Paul Mangan was a newly promoted detective in the Irish Garda Siochana (police force) in June of 1963, and the 27-year-old remembers like it was yesterday the biggest assignment of his career – working on the security detail surrounding the historic four-day visit to Ireland by President John F. Kennedy that began on June 27.

Now 77, Mangan, a native of Killimer, Co. Clare who now lives outside Cork City, told the Irish Voice during a phone interview this week that Kennedy’s visit electrified his country, which was just starting to emerge from the doldrums of high unemployment and large-scale emigration of the 1950s.

And, Mangan added, the 35th president of the United States was a nice, down to earth guy to boot.
“I actually got to meet him when he was departing Ireland at Shannon Airport,” Mangan said.  “All of us who were working on his security were lined up so that we could shake the president’s hand and say hello.

“He couldn’t have been more polite or decent.  He thanked us for doing a great job and said what a wonderful time he had.”

The president, whose Kennedy roots stemmed from Co. Wexford, traveled with two limousines from America. Mangan was situated in the second one, and had a bird’s eye view of the Kennedy fever that gripped Ireland.

“There was just tremendous excitement here, absolutely huge. We talked about nothing else,” recalled Mangan, whose eldest son, Kevin, moved to New York 25 years ago and is the financial controller for the Irish Voice.

“Everybody came out to catch a glimpse of him. And you could tell how much enjoyment he was getting from the reaction.”

Mangan contrasted the Kennedy visit to an earlier 1963  trip to Ireland by Dwight D. Eisenhower, then out of office, who Mangan also met.

“I have to say there was no comparison. Eisenhower was very serious. There wasn’t a lot of warmth there. Whereas with JFK, he just loved being in Ireland,” Mangan said.

The security planning in Ireland prior to JFK’s arrival was intense, Mangan recalled, but given that Kennedy was coming to his beloved ancestral home, fears of an attack weren’t paramount.

“We had many meetings beforehand to plan the visit and how it would go. We were all told exactly what we were supposed to do,” Mangan said.

“It wouldn’t be anything like the level of security today, of course, but we had all our eyes on the crowds that came to meet JFK, trying to anticipate any trouble. But there wasn’t any at all. Irish people were in love with him.”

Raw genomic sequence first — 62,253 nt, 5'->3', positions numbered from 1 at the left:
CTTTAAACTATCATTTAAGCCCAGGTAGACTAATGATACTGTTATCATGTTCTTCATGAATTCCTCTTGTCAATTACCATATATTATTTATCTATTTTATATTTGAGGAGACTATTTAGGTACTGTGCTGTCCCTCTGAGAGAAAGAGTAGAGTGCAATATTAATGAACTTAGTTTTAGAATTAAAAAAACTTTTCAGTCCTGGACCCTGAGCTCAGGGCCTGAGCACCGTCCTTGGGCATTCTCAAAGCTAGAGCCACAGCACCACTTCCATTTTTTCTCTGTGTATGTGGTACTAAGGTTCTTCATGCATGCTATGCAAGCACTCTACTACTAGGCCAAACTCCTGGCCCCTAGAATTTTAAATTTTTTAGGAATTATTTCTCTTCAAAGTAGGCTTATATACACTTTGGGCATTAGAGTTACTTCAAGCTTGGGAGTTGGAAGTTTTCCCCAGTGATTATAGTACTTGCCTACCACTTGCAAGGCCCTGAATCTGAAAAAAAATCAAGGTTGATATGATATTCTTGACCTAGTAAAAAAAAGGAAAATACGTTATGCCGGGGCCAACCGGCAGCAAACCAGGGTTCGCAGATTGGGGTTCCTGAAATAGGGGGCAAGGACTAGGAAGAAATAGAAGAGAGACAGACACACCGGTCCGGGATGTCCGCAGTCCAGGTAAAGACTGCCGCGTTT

Mangan joined the Kennedy entourage in Co. Wexford for the president’s stops at his ancestral home in New Ross and Dunganstown. He was with JFK until he departed Shannon for a trip to England.

“He loved meeting everyone, especially his cousins in Wexford,” Mangan said.

The Kennedy spirit made an indelible impression on the young detective, and indeed, on Ireland itself.

“He just had this sense of optimism. He made us feel good about ourselves again,” Mangan recalled.

“He gave us great anticipation and hope about our futures. We turned a corner in Ireland after that visit, and so much of it was down to JFK.”

During his lengthy police career – Mangan was promoted to detective sergeant and headed the narcotics squad in Cork City prior to his retirement 20 years ago – Mangan also worked on the Irish visits of Presidents Richard Nixon (1970) and Ronald Reagan (1984).  None can hold a candle to JFK.

“Nixon was not anywhere near as genuine,” he said. “He spoke without emotion. Reagan was nicer. I actually rode in his helicopter with him to Ballyporeen in Tipperary. But he didn’t thank us at the end of his trip. Security was tighter then.”

When Mangan first heard that JFK was assassinated less than six months after his triumphant visit to Ireland, he was shocked – just as the rest of the world was.

“I couldn’t believe it. Here was this young, vibrant man who meant so much to us, and now he was gone. I felt especially bad because he had been so nice to those of us who met him in Ireland,” Mangan said.

“It was difficult for us to get news about what happened. Now it is different with 24-hour news constantly, but back then TV was a new thing, so we didn’t have all the constant updates. It was very sad.

“But there’s one thing for sure,” Mangan added.  “We will never, ever forget him, and we’ll never see his likes here again.”